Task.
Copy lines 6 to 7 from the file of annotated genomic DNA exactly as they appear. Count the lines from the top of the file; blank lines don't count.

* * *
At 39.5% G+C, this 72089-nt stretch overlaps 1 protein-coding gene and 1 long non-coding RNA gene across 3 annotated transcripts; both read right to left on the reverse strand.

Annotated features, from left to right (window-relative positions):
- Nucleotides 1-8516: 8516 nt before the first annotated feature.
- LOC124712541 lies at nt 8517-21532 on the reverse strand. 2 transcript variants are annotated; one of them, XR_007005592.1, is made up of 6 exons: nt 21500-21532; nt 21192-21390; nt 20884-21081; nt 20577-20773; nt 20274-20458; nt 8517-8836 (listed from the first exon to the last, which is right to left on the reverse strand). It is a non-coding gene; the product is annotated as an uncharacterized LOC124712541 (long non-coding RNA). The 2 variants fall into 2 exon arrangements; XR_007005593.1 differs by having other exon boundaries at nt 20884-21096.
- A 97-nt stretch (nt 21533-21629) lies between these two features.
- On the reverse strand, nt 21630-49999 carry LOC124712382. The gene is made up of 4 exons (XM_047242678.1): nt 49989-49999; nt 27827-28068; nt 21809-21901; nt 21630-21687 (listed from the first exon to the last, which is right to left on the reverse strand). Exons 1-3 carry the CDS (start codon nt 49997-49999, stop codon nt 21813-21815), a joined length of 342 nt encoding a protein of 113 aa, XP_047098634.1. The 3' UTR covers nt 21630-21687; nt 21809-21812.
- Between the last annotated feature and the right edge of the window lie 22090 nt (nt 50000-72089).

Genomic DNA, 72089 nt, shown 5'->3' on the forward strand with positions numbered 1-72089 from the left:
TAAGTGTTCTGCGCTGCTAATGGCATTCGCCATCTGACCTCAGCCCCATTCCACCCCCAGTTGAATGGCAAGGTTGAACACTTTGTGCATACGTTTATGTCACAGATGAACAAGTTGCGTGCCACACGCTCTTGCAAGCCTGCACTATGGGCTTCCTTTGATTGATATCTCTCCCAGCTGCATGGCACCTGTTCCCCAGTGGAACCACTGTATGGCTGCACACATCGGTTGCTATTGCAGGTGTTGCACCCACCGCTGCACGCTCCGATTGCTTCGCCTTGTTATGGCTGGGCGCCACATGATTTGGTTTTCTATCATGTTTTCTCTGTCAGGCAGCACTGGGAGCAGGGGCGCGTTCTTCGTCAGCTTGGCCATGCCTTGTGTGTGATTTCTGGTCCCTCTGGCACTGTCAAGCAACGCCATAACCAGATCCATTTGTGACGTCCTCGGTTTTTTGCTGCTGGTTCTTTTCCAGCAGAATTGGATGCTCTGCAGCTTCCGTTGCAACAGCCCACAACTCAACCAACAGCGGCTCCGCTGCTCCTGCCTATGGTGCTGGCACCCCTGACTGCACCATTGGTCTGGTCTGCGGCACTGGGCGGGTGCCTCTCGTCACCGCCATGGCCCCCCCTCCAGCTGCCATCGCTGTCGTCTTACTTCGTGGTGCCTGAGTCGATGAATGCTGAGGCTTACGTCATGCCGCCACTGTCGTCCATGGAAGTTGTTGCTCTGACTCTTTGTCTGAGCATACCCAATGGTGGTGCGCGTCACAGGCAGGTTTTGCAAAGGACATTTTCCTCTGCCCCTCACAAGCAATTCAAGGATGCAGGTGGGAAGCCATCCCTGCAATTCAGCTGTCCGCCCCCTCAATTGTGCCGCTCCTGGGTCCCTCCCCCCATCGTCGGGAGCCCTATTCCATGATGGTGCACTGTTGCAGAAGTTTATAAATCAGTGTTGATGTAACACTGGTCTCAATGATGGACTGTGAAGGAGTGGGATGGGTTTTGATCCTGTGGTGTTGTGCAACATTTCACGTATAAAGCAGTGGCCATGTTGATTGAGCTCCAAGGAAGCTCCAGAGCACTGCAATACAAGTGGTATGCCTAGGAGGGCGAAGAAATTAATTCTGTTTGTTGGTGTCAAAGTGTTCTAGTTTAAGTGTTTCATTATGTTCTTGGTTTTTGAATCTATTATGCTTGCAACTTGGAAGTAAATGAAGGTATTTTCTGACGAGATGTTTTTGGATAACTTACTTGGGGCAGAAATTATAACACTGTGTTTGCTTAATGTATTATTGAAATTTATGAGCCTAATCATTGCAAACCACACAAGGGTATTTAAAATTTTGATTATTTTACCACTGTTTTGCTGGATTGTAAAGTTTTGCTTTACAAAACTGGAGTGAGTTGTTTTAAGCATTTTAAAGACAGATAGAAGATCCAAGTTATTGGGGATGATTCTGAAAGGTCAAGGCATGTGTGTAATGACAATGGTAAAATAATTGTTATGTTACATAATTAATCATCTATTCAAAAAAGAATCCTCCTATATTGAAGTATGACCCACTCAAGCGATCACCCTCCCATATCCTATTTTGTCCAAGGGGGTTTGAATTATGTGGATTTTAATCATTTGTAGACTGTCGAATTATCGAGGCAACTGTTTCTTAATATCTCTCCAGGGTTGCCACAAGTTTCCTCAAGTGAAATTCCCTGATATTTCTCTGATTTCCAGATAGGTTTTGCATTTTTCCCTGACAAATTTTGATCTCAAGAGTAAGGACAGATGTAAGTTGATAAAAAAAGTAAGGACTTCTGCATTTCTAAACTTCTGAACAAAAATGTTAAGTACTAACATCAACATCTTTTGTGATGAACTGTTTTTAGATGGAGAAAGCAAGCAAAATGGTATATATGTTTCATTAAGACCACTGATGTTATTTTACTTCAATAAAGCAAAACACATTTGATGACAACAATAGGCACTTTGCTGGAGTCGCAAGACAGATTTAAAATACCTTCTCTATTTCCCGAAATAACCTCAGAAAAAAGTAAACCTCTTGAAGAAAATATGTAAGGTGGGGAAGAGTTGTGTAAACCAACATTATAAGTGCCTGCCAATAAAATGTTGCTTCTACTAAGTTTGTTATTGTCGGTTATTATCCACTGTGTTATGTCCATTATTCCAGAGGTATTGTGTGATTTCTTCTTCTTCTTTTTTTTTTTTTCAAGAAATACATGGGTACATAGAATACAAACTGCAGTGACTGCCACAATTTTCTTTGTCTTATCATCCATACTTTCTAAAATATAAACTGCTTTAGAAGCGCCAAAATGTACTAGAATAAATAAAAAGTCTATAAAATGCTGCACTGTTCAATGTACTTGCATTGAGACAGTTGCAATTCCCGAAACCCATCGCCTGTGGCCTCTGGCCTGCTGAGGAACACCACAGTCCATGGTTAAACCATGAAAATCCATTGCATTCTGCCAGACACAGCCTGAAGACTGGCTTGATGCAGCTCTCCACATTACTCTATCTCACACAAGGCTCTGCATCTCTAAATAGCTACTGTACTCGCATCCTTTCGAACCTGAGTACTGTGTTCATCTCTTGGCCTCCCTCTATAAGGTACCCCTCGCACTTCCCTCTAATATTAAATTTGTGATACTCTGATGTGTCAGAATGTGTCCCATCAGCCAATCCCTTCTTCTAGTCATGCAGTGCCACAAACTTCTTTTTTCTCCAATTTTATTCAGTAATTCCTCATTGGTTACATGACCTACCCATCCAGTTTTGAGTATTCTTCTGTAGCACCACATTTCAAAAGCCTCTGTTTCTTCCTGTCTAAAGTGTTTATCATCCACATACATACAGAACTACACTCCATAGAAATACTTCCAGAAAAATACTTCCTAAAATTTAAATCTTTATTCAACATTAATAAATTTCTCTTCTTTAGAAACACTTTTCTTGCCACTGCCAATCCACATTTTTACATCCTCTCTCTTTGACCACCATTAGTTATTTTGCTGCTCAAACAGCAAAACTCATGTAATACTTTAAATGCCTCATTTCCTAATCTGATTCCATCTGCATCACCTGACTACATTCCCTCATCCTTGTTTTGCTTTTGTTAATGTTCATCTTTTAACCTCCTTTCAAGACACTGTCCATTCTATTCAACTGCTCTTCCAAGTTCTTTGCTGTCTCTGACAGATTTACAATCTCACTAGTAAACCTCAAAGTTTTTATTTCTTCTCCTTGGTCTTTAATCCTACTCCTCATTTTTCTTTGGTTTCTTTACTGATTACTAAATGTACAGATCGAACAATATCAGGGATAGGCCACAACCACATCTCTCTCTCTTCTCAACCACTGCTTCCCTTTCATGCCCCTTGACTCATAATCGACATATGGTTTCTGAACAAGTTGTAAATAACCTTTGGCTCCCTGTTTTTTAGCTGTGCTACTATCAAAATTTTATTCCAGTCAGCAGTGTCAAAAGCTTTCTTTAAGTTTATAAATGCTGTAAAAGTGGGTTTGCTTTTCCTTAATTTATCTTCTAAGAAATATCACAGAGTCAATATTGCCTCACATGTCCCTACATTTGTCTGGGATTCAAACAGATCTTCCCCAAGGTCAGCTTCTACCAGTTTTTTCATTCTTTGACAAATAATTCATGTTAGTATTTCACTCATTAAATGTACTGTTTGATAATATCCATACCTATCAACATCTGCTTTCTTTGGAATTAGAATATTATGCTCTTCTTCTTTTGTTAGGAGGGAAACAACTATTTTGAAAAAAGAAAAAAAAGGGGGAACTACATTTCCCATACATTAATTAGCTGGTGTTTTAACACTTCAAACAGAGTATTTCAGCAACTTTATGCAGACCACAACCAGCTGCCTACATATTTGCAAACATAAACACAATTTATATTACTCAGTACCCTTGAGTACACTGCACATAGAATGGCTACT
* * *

- On the reverse strand, nt 21630-49999 carry LOC124712382. The gene is made up of 4 exons (XM_047242678.1): nt 49989-49999; nt 27827-28068; nt 21809-21901; nt 21630-21687 (listed from the first exon to the last, which is right to left on the reverse strand). Exons 1-3 carry the CDS (start codon nt 49997-49999, stop codon nt 21813-21815), a joined length of 342 nt encoding a protein of 113 aa, XP_047098634.1. The 3' UTR covers nt 21630-21687; nt 21809-21812.
- Between the last annotated feature and the right edge of the window lie 22090 nt (nt 50000-72089).